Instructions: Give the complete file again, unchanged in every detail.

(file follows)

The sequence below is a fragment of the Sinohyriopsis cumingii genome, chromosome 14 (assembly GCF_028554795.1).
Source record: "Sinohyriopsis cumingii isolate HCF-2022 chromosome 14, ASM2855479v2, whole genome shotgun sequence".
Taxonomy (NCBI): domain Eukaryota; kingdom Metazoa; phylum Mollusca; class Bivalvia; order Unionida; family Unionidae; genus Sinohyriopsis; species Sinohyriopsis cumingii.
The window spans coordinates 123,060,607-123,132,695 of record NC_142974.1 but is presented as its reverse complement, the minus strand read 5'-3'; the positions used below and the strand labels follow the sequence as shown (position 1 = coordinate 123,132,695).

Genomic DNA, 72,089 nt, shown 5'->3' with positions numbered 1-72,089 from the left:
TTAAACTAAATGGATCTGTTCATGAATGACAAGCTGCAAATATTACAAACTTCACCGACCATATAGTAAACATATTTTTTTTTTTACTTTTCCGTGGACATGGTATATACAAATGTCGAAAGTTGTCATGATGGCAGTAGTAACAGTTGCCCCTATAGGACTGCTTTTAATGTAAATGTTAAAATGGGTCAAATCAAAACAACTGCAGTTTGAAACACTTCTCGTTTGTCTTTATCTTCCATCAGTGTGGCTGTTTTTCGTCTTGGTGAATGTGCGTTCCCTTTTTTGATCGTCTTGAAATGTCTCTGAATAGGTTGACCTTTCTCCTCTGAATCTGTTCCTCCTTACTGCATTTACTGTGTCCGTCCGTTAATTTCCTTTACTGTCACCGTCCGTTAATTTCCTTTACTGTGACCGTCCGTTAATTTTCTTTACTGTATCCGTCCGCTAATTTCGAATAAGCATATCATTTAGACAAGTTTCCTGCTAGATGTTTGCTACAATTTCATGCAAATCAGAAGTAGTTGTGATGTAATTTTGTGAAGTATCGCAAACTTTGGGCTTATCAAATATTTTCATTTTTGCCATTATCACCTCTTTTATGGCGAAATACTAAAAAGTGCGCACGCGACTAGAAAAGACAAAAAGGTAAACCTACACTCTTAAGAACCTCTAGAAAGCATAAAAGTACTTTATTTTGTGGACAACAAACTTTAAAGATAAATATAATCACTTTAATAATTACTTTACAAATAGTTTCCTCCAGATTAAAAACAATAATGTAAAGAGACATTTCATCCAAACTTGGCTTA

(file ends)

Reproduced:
The sequence below is a fragment of the Sinohyriopsis cumingii genome, chromosome 14 (assembly GCF_028554795.1).
Source record: "Sinohyriopsis cumingii isolate HCF-2022 chromosome 14, ASM2855479v2, whole genome shotgun sequence".
Taxonomy (NCBI): domain Eukaryota; kingdom Metazoa; phylum Mollusca; class Bivalvia; order Unionida; family Unionidae; genus Sinohyriopsis; species Sinohyriopsis cumingii.
The window spans coordinates 123,060,607-123,132,695 of record NC_142974.1 but is presented as its reverse complement, the minus strand read 5'-3'; the positions used below and the strand labels follow the sequence as shown (position 1 = coordinate 123,132,695).

Genomic DNA, 72,089 nt, shown 5'->3' with positions numbered 1-72,089 from the left:
TTAAACTAAATGGATCTGTTCATGAATGACAAGCTGCAAATATTACAAACTTCACCGACCATATAGTAAACATATTTTTTTTTTTACTTTTCCGTGGACATGGTATATACAAATGTCGAAAGTTGTCATGATGGCAGTAGTAACAGTTGCCCCTATAGGACTGCTTTTAATGTAAATGTTAAAATGGGTCAAATCAAAACAACTGCAGTTTGAAACACTTCTCGTTTGTCTTTATCTTCCATCAGTGTGGCTGTTTTTCGTCTTGGTGAATGTGCGTTCCCTTTTTTGATCGTCTTGAAATGTCTCTGAATAGGTTGACCTTTCTCCTCTGAATCTGTTCCTCCTTACTGCATTTACTGTGTCCGTCCGTTAATTTCCTTTACTGTCACCGTCCGTTAATTTCCTTTACTGTGACCGTCCGTTAATTTTCTTTACTGTATCCGTCCGCTAATTTCGAATAAGCATATCATTTAGACAAGTTTCCTGCTAGATGTTTGCTACAATTTCATGCAAATCAGAAGTAGTTGTGATGTAATTTTGTGAAGTATCGCAAACTTTGGGCTTATCAAATATTTTCATTTTTGCCATTATCACCTCTTTTATGGCGAAATACTAAAAAGTGCGCACGCGACTAGAAAAGACAAAAAGGTAAACCTACACTCTTAAGAACCTCTAGAAAGCATAAAAGTACTTTATTTTGTGGACAACAAACTTTAAAGATAAATATAATCACTTTAATAATTACTTTACAAATAGTTTCCTCCAGATTAAAAACAATAATGTAAAGAGACATTTCATCCAAACTTGGCTTA